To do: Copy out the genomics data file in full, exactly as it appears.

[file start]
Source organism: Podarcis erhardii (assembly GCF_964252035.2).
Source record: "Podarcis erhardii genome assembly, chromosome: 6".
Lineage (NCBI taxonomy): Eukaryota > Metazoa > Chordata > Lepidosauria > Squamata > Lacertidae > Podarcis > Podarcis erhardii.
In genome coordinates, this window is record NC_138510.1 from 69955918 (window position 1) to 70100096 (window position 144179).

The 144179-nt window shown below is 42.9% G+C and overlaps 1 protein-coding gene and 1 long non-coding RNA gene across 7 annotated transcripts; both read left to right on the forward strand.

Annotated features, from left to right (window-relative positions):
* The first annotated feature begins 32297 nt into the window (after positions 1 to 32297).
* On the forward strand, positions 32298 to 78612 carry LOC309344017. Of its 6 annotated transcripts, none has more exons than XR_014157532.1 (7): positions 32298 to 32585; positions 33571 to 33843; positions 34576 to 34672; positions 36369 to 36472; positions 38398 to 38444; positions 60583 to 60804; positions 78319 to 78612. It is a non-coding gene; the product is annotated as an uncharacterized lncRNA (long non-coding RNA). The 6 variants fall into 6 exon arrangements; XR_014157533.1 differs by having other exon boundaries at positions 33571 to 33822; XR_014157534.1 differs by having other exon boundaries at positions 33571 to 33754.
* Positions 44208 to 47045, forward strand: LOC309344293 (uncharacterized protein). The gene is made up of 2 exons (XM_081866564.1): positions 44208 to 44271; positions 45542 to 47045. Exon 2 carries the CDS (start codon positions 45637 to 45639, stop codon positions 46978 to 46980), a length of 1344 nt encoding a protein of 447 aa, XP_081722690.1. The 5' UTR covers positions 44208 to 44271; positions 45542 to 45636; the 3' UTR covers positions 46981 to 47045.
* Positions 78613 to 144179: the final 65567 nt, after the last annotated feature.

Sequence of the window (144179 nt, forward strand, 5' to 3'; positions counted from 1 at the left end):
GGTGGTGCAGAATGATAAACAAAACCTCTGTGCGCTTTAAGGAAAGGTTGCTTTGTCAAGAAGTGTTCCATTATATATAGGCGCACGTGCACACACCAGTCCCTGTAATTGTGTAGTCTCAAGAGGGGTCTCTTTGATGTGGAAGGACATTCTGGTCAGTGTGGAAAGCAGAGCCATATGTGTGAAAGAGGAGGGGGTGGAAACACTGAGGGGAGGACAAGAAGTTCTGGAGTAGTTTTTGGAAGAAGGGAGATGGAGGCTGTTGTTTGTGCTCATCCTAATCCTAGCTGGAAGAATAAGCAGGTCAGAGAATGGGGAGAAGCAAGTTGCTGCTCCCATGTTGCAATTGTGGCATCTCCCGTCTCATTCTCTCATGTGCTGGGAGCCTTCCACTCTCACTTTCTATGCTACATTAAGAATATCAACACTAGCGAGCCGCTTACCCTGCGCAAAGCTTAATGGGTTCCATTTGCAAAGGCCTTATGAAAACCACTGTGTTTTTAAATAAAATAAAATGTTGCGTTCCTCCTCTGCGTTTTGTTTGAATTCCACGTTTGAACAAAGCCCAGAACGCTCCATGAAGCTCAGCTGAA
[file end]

Source organism: Podarcis erhardii (assembly GCF_964252035.2).
Source record: "Podarcis erhardii genome assembly, chromosome: 6".
Lineage (NCBI taxonomy): Eukaryota > Metazoa > Chordata > Lepidosauria > Squamata > Lacertidae > Podarcis > Podarcis erhardii.
In genome coordinates, this window is record NC_138510.1 from 69955918 (window position 1) to 70100096 (window position 144179).

The 144179-nt window shown below is 42.9% G+C and overlaps 1 protein-coding gene and 1 long non-coding RNA gene across 7 annotated transcripts; both read left to right on the forward strand.

Annotated features, from left to right (window-relative positions):
* The first annotated feature begins 32297 nt into the window (after positions 1 to 32297).
* On the forward strand, positions 32298 to 78612 carry LOC309344017. Of its 6 annotated transcripts, none has more exons than XR_014157532.1 (7): positions 32298 to 32585; positions 33571 to 33843; positions 34576 to 34672; positions 36369 to 36472; positions 38398 to 38444; positions 60583 to 60804; positions 78319 to 78612. It is a non-coding gene; the product is annotated as an uncharacterized lncRNA (long non-coding RNA). The 6 variants fall into 6 exon arrangements; XR_014157533.1 differs by having other exon boundaries at positions 33571 to 33822; XR_014157534.1 differs by having other exon boundaries at positions 33571 to 33754.
* Positions 44208 to 47045, forward strand: LOC309344293 (uncharacterized protein). The gene is made up of 2 exons (XM_081866564.1): positions 44208 to 44271; positions 45542 to 47045. Exon 2 carries the CDS (start codon positions 45637 to 45639, stop codon positions 46978 to 46980), a length of 1344 nt encoding a protein of 447 aa, XP_081722690.1. The 5' UTR covers positions 44208 to 44271; positions 45542 to 45636; the 3' UTR covers positions 46981 to 47045.
* Positions 78613 to 144179: the final 65567 nt, after the last annotated feature.

Sequence of the window (144179 nt, forward strand, 5' to 3'; positions counted from 1 at the left end):
GGTGGTGCAGAATGATAAACAAAACCTCTGTGCGCTTTAAGGAAAGGTTGCTTTGTCAAGAAGTGTTCCATTATATATAGGCGCACGTGCACACACCAGTCCCTGTAATTGTGTAGTCTCAAGAGGGGTCTCTTTGATGTGGAAGGACATTCTGGTCAGTGTGGAAAGCAGAGCCATATGTGTGAAAGAGGAGGGGGTGGAAACACTGAGGGGAGGACAAGAAGTTCTGGAGTAGTTTTTGGAAGAAGGGAGATGGAGGCTGTTGTTTGTGCTCATCCTAATCCTAGCTGGAAGAATAAGCAGGTCAGAGAATGGGGAGAAGCAAGTTGCTGCTCCCATGTTGCAATTGTGGCATCTCCCGTCTCATTCTCTCATGTGCTGGGAGCCTTCCACTCTCACTTTCTATGCTACATTAAGAATATCAACACTAGCGAGCCGCTTACCCTGCGCAAAGCTTAATGGGTTCCATTTGCAAAGGCCTTATGAAAACCACTGTGTTTTTAAATAAAATAAAATGTTGCGTTCCTCCTCTGCGTTTTGTTTGAATTCCACGTTTGAACAAAGCCCAGAACGCTCCATGAAGCTCAGCTGAA